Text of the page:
What type of US&R structure is needed? All agreed that a national system should be based on the Incident Command System in order to provide compatible organizational and management structures. The urban search and rescue structure should be organized using a task force approach and be an integrated unit representing management, search, rescue, medical, technical, and communications functions.

The task forces would be divided into two 25-person modules that would work 12-hour shifts. They must be self-sufficient for the initial 72 hours; resupply operations after 72 hours will be handled by the Department of Defense. Equipment (rescue, medical, personal, and technical) will be cached and available under a sixhour call out. Separate and identical caches will be developed for each of the US&R task forces. The goal is to have a minimum of 25 task forces spread out geographically to provide assistance regardless of the disaster’s location. The task forces should be ready for action by September 1991.


Work on this project has been ongoing since January 1990. As a result of the first workshop in Seattle, a steering group was appointed, which includes 15 key members from the urban search and rescue field who will advise FEMA regarding the development and implementation of a national US&R capability. The steering group determined that one of the primary needs would be to form working groups to address specific subjects such as standards, equipment, communications, training, and management and coordination. Working group members were selected based on geographical distribution, technical expertise in the subject area, recognition in the subject field, and willingness to serve. These working groups have met for threeto fourday sessions to formulate, develop, and recommend necessary qualifications, standards, equipment, communications, training, mobilization and deployment, and operating procedures for the task force components. The steering and working groups are providing the necessary foundation from which the national US&R capability can be effectively formulated.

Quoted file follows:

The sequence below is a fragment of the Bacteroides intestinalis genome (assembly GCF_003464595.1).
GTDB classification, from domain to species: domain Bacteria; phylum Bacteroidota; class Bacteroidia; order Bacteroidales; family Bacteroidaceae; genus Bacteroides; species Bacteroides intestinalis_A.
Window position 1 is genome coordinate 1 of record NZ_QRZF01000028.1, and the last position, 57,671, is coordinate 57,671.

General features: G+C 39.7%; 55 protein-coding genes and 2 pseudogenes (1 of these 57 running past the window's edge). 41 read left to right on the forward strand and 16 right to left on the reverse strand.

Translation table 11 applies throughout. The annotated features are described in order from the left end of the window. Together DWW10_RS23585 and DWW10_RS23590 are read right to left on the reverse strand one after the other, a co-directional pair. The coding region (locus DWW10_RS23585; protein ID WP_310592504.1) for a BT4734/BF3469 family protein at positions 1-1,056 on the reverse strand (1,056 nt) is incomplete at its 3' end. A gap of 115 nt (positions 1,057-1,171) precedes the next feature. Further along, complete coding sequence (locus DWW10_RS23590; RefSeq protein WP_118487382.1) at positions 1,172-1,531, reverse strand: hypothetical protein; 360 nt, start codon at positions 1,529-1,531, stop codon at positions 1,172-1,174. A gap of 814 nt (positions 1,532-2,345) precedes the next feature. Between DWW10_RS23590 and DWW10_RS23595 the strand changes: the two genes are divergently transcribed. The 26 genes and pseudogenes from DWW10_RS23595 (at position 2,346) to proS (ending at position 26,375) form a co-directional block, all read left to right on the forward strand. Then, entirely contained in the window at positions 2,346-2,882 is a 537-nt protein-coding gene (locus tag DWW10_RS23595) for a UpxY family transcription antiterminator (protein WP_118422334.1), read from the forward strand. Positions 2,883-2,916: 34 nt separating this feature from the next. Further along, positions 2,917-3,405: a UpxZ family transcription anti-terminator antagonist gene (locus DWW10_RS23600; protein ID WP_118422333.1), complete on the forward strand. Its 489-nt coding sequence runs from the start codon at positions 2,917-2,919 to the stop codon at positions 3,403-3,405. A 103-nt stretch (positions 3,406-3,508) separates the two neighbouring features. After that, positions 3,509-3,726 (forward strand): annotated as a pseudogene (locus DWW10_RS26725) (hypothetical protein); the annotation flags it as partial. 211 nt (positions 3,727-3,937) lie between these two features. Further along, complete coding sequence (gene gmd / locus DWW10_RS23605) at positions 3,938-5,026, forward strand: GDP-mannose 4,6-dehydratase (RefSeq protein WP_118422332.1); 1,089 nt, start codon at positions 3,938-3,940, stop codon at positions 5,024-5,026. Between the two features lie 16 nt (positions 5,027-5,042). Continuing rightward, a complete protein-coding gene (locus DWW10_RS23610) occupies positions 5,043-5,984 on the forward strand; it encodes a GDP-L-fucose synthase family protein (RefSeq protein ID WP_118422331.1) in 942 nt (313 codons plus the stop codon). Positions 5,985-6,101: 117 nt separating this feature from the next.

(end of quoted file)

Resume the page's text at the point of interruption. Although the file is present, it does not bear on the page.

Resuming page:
Many state and local organizations have expressed interest in this venture and have already contacted FEMA and their state emergency management agencies. Acceptance in the national task forces must be channeled through state emergency management agencies and will be based on meeting minimum personnel and equipment criteria currently being developed. Funding will be provided on a matching grant basis to enhance existing state and/or local US&R capabilities through training and equipment purchase.

FEMA has been encouraging state emergency management agencies to identify assets in their states for possible inclusion in the national system. Organizations interested in becoming part of the national task force system must go through their state emergency management agencies.

Questions regarding the national urban search and rescue system may be addressed to Federal Emergency Management Agency, Office of Disaster Assistance Programs, Attn: Bruce Baughman, SL-DA-PA-HM, Washington, DC 20472.